Why has triple glazing failed to gain market share?

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Nick Dardalis

Why hasn’t triple glazing won the hearts of the window buying public? It’s an issue often talked about within the door and window sector.

Understandably the glass manufacturers, spacer bar makers and others involved in the glass supply chain are all extolling the virtues of triple glazing. Many window and door websites will all largely state that their products are available triple glazed but rarely do you see a really concentrated approach to market triple glazing at the forefront of a website and as the must have latest generation window of today.

Look at any new product launch in aluminium or PVCu windows. It is virtually the case with every new product that the glazing range will state that it can accept triple glazing.  But installers and the wider window trade have not embraced triple glazing in the way it was originally marketed.

Is the window industry or the consumer to blame?

even in the finest homes, triple glazing is not making an impact? why have we not fallen in love with triple glazing?
Even in the finest homes, triple glazing is not making an impact.  Why have we not fallen in love with triple glazing?

A survey carried out by one of the established trade fabricators, Emplas, in 2015 reported a slow general uptake on triple glazing. They said:

Of those polled, 92 per cent said triple-glazing sales had accounted for less than five per cent of their turnover in 2014. Seven per cent said that it had made up five to 10 per cent of sales, while only three per cent said that it had accounted for a tenth or more of their turnover.

This carried through to installers’ analysis of future triple-glazed sales with 67 per cent of respondents predicting that they would never exceed those of double-glazed products.

So why has the take up of triple glazing been so slow by the buying public? Here we give some possible scenarios.

Lack of Education about Triple Glazing

Perhaps the grass roots of the double glazing industry has simply not had the education and training about triple glazing. Whether this is the fault of the glass industry or the systems companies is open to debate.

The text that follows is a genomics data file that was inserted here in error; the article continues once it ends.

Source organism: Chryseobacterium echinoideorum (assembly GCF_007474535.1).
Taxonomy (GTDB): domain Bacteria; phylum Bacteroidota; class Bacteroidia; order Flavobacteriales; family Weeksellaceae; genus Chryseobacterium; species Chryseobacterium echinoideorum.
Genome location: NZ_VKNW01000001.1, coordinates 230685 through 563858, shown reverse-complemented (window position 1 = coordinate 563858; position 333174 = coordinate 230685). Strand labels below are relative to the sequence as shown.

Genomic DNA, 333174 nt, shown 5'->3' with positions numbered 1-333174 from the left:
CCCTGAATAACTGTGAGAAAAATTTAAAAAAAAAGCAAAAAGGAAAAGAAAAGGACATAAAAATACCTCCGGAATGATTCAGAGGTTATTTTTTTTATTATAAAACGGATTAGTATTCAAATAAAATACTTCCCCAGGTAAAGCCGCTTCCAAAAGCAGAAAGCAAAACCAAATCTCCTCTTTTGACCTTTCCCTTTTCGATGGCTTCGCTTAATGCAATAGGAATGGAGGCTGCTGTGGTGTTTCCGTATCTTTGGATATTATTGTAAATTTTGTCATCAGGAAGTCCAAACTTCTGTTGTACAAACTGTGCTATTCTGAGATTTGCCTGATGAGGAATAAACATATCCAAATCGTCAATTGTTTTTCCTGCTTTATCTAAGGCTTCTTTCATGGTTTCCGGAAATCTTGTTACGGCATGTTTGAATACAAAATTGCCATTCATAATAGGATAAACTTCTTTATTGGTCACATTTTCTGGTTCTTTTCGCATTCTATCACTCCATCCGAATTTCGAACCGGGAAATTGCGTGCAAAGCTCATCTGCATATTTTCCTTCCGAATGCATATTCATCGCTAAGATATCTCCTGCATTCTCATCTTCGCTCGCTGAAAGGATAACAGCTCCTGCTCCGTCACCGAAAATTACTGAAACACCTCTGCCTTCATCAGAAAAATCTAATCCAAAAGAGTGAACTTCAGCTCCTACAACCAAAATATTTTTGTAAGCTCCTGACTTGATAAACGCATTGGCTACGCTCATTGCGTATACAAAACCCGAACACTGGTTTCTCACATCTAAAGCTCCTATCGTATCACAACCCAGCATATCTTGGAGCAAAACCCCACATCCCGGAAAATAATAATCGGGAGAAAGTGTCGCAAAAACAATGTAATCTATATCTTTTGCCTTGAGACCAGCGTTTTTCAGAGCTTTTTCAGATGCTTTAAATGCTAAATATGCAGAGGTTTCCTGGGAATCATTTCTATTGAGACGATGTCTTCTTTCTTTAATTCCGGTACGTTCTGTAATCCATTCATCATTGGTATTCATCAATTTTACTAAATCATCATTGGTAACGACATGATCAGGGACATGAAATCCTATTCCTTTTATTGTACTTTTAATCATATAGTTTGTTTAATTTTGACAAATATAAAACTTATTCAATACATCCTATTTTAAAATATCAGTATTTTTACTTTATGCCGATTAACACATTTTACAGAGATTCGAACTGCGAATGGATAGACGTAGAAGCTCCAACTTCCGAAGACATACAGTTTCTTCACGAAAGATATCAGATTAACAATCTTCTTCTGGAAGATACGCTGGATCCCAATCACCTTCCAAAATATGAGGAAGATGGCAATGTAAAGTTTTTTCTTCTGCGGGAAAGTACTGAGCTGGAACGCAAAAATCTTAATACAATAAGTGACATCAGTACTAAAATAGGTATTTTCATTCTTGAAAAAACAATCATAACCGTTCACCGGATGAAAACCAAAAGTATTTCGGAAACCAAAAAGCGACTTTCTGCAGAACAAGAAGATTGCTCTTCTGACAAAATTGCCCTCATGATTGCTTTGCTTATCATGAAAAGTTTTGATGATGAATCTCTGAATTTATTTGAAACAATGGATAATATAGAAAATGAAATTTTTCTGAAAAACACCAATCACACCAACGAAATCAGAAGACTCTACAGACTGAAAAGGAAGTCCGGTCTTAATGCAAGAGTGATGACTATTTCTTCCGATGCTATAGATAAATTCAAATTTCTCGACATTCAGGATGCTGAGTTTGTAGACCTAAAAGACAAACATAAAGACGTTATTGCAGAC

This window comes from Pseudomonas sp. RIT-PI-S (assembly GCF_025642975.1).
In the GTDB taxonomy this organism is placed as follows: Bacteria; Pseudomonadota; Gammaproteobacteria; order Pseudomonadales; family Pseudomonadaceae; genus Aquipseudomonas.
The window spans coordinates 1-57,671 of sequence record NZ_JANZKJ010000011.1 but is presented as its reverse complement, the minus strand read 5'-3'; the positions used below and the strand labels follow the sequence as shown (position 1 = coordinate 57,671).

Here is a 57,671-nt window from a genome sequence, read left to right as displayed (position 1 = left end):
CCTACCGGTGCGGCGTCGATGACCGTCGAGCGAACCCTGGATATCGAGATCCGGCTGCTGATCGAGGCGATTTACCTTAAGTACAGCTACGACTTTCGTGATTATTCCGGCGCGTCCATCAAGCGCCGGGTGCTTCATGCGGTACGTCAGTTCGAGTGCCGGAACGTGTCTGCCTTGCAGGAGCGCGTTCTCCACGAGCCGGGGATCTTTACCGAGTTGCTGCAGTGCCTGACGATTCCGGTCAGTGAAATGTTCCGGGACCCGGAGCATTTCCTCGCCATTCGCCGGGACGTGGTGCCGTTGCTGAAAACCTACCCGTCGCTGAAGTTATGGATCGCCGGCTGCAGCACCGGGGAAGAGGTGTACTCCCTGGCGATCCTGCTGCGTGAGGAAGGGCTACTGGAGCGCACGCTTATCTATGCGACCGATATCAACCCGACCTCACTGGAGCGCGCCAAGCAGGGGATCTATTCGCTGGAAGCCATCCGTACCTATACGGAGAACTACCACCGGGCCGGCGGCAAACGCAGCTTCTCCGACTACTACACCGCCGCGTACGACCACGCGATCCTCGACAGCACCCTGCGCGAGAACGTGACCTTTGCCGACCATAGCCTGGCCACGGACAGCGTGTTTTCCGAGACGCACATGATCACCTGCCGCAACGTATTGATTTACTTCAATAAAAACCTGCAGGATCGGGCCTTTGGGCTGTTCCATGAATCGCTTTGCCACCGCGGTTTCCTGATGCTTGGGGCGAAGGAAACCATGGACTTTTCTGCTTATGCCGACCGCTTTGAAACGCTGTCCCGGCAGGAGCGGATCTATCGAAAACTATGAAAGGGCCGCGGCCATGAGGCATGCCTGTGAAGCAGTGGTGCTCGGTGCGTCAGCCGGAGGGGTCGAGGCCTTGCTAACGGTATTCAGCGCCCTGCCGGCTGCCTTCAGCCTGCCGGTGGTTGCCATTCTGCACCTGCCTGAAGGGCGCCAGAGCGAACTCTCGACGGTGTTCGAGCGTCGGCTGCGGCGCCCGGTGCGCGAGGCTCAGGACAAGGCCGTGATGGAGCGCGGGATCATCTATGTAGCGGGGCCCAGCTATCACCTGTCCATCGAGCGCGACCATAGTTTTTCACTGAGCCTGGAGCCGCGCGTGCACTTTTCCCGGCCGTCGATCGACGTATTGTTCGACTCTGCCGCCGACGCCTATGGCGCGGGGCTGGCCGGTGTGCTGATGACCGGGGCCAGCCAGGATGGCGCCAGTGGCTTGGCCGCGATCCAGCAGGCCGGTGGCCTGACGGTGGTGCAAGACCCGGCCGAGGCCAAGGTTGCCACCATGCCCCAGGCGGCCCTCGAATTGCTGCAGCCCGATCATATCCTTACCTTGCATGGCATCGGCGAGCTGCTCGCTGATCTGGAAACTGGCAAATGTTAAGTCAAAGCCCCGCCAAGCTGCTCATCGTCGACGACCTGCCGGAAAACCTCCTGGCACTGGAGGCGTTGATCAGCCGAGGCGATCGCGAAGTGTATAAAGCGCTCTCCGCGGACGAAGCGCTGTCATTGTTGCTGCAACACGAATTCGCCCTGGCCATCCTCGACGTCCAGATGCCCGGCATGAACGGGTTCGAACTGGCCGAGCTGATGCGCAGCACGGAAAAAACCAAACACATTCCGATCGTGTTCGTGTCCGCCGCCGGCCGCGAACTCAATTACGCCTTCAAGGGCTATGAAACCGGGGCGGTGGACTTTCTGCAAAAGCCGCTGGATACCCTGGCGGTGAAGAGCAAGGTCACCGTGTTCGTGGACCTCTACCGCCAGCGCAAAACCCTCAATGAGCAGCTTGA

In the work we do it is rare for clients to want to promote their triple glazed products. It simply does not get mentioned.

There is also a thought amongst some salespeople that adding extras to windows can often detract from the real buying process. Some want the sales process to be kept simple so why complicate it talking about triple glazing?

We are over-marketing A rated double glazed windows

Look on any double glazing website and one of the most prominent messages will be about the energy efficiency of their windows. The A rated window is pretty much to be expected nowadays with all types of windows.  Indeed many window companies regard the energy efficiency of their windows as one of their key drivers of sales. Therefore, does it not go hand in hand that for a customer wanting to save the most money on their heating bills, triple glazing is surely the way to go?

Well no. Whilst triple glazing is a better insulated glass than double glazing it is not substantially better. Therefore the cost of the glass versus the savings to be made simply don’t make it viable. The case for triple glazing is not helped with window systems marking their already very good double glazed windows as very highly energy efficient with only two panes of glass, argon gas fill, low e coatings and warm edge spacer bars.

So perhaps the message for window industry marketers is to work towards creating a clear, tangible and obvious benefit in having triple glazing. Presently the homeowner is arguably getting a confusing message?

Cost is still an issue for homeowners

Despite a seismic shift to the window industry creating and marketing latest generation products at the ‘high end’ market, the reality is many homeowners remain on a budget.